Patient Resources - Is it My Thyroid?

IS IT MY THYROID?

Thyroid Gland

The specialists at the Nevada Thyroid Institute treat thousands of patients with thyroid disorders every year. We take pride in the care we provide, as well as our high approval ratings on patient satisfaction surveys.

We see many patients that come to us with persistent symptoms of hypothyroidism despite “normal thyroid function tests” according to their healthcare provider. Similarly, many patients have symptoms of hypothyroidism when their thyroid tests are interpreted as “normal” by their healthcare providers. This is one of the most frustrating situations any patient will ever encounter. In some cases, after a careful review of the patient and in-depth thyroid testing, we are forced to conclude “it’s not your thyroid.” However, in many cases it is the thyroid. Still, in other situations it is another unrecognized endocrine disorder.

Several issues may contribute to misdiagnosis and suboptimal management of thyroid disorders.

Lab Values vs. Symptoms

It is increasingly common for healthcare providers to rely more on laboratory testing than on a medical history and examination. This relates to the pressure healthcare providers are under to see more patients in a shorter period of time. In such cases, compelling symptoms are dismissed if the thyroid function tests are “normal” and the patient is sent on their way. There is no room for discussion; no time to dig into the problem beyond a superficial assessment.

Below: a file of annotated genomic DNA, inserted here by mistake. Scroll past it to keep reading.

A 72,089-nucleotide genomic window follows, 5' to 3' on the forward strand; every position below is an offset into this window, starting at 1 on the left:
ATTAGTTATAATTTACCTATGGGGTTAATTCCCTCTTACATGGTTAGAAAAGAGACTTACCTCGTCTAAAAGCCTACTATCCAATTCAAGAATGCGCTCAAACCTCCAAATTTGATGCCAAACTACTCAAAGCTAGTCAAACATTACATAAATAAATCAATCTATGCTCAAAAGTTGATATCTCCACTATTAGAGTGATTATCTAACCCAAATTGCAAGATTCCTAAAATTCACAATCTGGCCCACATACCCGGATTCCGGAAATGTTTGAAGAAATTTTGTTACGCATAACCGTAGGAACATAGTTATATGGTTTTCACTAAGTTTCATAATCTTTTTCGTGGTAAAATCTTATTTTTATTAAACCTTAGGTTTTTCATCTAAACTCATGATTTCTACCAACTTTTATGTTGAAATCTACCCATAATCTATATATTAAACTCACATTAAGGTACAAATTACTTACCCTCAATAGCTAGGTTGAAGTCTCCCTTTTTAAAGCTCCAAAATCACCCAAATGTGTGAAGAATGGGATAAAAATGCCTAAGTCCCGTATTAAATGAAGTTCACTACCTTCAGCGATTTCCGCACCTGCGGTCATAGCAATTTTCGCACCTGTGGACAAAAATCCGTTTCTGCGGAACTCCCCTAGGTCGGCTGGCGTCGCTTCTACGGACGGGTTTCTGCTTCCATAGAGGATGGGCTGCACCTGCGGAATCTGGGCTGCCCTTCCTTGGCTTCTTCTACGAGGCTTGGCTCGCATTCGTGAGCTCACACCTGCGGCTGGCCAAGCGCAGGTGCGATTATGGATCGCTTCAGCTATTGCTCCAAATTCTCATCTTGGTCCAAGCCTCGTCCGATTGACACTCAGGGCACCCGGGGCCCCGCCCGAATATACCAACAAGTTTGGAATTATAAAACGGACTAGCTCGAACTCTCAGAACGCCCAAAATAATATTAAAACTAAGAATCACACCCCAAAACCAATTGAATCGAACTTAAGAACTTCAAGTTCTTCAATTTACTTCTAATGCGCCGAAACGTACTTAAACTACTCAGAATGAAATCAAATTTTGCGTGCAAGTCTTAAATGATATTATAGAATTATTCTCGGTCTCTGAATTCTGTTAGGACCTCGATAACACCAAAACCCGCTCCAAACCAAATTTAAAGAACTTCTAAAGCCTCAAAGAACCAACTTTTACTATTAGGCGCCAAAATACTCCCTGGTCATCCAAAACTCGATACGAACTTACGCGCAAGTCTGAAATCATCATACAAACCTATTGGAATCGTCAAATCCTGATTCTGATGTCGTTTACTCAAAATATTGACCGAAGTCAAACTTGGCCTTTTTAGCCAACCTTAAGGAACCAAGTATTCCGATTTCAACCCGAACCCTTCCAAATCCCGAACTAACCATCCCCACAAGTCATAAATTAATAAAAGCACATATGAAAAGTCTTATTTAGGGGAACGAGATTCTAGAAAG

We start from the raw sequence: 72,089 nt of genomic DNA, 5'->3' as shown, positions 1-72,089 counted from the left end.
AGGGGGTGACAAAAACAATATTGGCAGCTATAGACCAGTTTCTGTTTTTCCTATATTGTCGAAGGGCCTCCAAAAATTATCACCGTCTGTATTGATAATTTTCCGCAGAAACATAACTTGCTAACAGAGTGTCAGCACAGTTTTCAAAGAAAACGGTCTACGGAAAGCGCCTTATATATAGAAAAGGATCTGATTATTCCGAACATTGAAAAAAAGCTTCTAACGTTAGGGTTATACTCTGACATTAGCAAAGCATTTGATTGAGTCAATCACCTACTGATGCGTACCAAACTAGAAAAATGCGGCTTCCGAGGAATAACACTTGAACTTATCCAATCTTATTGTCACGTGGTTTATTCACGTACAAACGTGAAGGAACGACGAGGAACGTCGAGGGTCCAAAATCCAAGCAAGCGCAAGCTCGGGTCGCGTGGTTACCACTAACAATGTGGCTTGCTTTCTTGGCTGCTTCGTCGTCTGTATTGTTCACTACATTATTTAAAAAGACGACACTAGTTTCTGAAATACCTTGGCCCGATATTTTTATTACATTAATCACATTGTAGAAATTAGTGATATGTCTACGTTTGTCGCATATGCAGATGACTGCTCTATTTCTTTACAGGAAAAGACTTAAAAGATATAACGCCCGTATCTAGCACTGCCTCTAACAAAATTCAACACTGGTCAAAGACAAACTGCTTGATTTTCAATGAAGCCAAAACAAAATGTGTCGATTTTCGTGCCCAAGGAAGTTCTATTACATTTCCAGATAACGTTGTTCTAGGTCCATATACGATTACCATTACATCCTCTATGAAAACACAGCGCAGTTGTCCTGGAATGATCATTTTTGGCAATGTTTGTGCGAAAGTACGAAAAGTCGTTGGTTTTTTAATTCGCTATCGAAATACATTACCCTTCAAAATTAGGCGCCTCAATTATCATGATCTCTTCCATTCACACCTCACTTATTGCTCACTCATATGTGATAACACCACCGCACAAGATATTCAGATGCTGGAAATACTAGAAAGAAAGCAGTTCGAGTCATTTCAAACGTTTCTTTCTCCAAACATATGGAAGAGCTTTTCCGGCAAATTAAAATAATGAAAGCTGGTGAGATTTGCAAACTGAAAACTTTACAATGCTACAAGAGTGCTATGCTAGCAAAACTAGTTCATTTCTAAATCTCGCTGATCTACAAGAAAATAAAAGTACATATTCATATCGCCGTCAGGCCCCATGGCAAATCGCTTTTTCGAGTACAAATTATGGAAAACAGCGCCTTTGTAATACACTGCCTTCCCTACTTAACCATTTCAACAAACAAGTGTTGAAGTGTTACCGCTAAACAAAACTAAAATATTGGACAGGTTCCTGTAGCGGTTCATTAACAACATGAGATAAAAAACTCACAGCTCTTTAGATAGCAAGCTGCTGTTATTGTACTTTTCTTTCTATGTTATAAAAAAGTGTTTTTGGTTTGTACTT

Optimal care of thyroid patients demands that close attention to how the patient feels is given. The patient is the foremost authority on how they feel. Likewise, it is very important to make proper use of the laboratory results. The combination of listening to the patient, examining the patient and scrutinizing the laboratory results is required to provide the best care. Good thyroid care goes beyond the science of reviewing laboratory data, and balances it with the art of listening, recognizing and understanding the subtleties of thyroid disease. The Nevada Thyroid Institute treats patients, not lab values!

Normal vs. Optimal Thyroid Function Tests

The reference range for thyroid hormone is very broad. Tiny fluctuations in thyroid hormone levels-even within the normal range-may cause clinically meaningful changes in how the patient feels and functions. The thyroidologists at the Nevada Thyroid Institute are strong advocates of aggressive thyroid hormone therapy that results in optimization of thyroid chemistry. In many cases, patients with normal TSH levels show significant clinical improvement when thyroid hormone replacement is modified and TSH is brought in to the “optimal” range.

Unrecognized Thyroid Disease

Thyroid disease often results in clinical symptoms before there are abnormalities in thyroid function tests. This is particularly true if old-fashioned thyroid function tests are ordered (i.e.- thyroid panel, T4, T3RU, etc.) Detection of thyroid nodules or changes in the texture and size of the thyroid with a physical examination is difficult, especially if the healthcare provider is not experienced in the diagnosis of thyroid disorders. Such subtle findings, which often indicate early thyroid disease, will further delay diagnosis and treatment if not recognized by the treating healthcare provider. Use of high-resolution ultrasound (by the treating thyroidologist as opposed to a technician) and measurement of advanced biochemical markers of thyroid disease often reveal unrecognized thyroid disease that warrants therapy.